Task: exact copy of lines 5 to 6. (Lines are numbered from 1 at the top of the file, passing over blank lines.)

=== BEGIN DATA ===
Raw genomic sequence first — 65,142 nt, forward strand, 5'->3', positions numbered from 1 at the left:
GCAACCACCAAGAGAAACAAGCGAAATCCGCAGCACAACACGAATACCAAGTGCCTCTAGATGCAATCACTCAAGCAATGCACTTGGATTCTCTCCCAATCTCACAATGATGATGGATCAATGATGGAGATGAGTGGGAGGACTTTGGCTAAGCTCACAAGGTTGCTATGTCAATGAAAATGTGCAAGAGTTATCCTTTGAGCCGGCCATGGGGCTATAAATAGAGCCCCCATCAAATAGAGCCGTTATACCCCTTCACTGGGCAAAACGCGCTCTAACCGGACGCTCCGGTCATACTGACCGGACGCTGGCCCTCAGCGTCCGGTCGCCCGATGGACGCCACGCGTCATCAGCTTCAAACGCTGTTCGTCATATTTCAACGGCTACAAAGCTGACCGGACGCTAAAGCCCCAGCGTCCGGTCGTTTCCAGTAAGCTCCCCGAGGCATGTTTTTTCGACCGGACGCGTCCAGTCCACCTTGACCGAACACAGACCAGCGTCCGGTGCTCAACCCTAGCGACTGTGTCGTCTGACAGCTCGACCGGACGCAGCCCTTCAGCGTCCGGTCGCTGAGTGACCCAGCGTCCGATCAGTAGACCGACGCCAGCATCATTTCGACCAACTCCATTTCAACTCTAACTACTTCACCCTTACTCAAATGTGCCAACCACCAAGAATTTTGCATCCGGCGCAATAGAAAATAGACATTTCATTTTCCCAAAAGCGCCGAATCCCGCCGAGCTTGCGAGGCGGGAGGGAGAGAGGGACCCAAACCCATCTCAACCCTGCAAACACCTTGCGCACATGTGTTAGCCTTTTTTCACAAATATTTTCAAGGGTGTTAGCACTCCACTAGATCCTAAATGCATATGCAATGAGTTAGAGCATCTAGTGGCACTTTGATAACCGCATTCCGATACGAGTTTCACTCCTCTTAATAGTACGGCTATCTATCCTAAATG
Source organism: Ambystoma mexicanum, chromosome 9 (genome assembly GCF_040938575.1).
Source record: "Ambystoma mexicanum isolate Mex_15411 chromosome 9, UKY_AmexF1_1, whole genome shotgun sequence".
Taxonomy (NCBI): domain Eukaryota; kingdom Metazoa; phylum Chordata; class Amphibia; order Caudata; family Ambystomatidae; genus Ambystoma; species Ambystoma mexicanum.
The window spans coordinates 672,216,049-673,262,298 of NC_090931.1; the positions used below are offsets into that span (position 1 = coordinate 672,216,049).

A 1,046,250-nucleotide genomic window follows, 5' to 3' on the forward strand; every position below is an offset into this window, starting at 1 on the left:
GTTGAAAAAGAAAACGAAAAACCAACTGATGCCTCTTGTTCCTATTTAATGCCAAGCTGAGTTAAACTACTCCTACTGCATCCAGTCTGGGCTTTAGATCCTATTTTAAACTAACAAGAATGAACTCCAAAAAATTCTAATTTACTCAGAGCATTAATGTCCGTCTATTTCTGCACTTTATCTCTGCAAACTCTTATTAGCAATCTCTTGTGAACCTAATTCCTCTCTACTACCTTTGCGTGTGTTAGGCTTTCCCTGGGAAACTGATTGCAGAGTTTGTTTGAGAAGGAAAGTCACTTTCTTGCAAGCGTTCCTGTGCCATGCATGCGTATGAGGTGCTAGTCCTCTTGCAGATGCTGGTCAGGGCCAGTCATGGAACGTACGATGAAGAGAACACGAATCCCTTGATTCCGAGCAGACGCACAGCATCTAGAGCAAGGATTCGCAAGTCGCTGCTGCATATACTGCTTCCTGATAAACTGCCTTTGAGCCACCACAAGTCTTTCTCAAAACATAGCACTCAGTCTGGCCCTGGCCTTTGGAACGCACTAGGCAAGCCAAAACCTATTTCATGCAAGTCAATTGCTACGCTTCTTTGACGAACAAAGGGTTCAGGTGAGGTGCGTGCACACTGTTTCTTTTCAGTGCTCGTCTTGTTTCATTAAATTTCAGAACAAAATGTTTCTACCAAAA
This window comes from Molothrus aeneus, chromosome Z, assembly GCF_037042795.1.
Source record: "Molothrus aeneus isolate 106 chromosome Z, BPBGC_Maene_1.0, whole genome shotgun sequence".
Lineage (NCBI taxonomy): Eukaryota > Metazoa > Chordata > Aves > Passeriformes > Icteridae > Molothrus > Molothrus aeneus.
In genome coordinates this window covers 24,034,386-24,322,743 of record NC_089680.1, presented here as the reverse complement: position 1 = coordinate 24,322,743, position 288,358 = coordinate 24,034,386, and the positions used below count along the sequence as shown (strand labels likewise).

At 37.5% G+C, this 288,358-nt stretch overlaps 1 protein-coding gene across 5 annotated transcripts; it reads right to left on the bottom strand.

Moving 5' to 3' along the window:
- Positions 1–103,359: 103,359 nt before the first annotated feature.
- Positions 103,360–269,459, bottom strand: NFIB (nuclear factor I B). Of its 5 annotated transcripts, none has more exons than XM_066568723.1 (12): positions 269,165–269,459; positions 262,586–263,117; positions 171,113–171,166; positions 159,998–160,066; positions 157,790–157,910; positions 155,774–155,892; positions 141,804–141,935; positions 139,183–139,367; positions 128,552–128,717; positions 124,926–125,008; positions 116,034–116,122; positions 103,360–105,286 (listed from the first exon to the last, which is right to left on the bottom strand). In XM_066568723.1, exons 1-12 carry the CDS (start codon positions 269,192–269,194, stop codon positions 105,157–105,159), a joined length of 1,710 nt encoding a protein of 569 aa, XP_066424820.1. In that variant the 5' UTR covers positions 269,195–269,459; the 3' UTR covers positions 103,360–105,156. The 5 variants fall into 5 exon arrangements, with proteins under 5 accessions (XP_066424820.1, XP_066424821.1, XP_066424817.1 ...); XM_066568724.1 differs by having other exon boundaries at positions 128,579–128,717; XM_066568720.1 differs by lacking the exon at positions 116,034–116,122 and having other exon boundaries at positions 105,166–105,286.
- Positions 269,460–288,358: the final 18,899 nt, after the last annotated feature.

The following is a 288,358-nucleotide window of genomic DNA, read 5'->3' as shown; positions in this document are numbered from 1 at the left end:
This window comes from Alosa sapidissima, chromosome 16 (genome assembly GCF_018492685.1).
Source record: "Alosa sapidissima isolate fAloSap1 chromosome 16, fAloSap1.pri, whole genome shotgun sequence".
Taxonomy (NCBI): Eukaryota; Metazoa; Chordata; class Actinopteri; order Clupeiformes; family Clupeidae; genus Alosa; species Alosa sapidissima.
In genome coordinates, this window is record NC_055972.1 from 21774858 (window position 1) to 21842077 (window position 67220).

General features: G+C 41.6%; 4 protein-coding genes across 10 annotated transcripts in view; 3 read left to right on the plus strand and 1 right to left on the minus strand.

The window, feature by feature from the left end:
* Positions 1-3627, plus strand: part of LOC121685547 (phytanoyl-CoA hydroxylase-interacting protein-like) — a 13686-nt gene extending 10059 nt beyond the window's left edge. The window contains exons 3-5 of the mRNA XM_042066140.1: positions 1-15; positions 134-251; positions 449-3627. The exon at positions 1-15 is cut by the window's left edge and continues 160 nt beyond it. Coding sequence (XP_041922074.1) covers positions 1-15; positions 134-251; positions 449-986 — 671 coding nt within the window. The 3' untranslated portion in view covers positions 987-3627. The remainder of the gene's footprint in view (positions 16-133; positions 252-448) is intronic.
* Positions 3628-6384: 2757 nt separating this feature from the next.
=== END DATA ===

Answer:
Taxonomy (NCBI): domain Eukaryota; kingdom Metazoa; phylum Chordata; class Amphibia; order Caudata; family Ambystomatidae; genus Ambystoma; species Ambystoma mexicanum.
The window spans coordinates 672,216,049-673,262,298 of NC_090931.1; the positions used below are offsets into that span (position 1 = coordinate 672,216,049).